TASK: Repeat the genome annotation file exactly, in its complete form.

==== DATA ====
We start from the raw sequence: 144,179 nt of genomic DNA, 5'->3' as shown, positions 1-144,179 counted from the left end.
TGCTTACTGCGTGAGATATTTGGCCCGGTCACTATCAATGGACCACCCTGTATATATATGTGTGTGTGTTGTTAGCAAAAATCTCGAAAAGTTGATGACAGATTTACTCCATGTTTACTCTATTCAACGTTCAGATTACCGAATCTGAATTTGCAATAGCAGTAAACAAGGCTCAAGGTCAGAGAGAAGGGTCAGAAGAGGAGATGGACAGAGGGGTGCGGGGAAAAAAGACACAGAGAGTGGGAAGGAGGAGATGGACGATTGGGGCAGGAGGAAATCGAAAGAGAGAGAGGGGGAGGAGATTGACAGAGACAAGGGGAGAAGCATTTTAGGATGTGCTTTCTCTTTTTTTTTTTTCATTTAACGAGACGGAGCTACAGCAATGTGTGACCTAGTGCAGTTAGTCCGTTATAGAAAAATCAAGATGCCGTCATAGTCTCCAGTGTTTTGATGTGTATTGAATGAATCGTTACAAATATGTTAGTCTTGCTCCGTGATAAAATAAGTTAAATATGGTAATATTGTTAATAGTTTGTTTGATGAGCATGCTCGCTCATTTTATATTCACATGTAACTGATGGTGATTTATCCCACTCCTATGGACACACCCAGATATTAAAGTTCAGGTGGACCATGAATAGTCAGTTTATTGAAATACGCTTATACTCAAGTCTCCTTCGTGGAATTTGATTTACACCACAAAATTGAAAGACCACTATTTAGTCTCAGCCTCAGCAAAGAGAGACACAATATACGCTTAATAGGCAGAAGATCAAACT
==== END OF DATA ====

We start from the raw sequence: 144,179 nt of genomic DNA, 5'->3' as shown, positions 1-144,179 counted from the left end.
TGCTTACTGCGTGAGATATTTGGCCCGGTCACTATCAATGGACCACCCTGTATATATATGTGTGTGTGTTGTTAGCAAAAATCTCGAAAAGTTGATGACAGATTTACTCCATGTTTACTCTATTCAACGTTCAGATTACCGAATCTGAATTTGCAATAGCAGTAAACAAGGCTCAAGGTCAGAGAGAAGGGTCAGAAGAGGAGATGGACAGAGGGGTGCGGGGAAAAAAGACACAGAGAGTGGGAAGGAGGAGATGGACGATTGGGGCAGGAGGAAATCGAAAGAGAGAGAGGGGGAGGAGATTGACAGAGACAAGGGGAGAAGCATTTTAGGATGTGCTTTCTCTTTTTTTTTTTTCATTTAACGAGACGGAGCTACAGCAATGTGTGACCTAGTGCAGTTAGTCCGTTATAGAAAAATCAAGATGCCGTCATAGTCTCCAGTGTTTTGATGTGTATTGAATGAATCGTTACAAATATGTTAGTCTTGCTCCGTGATAAAATAAGTTAAATATGGTAATATTGTTAATAGTTTGTTTGATGAGCATGCTCGCTCATTTTATATTCACATGTAACTGATGGTGATTTATCCCACTCCTATGGACACACCCAGATATTAAAGTTCAGGTGGACCATGAATAGTCAGTTTATTGAAATACGCTTATACTCAAGTCTCCTTCGTGGAATTTGATTTACACCACAAAATTGAAAGACCACTATTTAGTCTCAGCCTCAGCAAAGAGAGACACAATATACGCTTAATAGGCAGAAGATCAAACT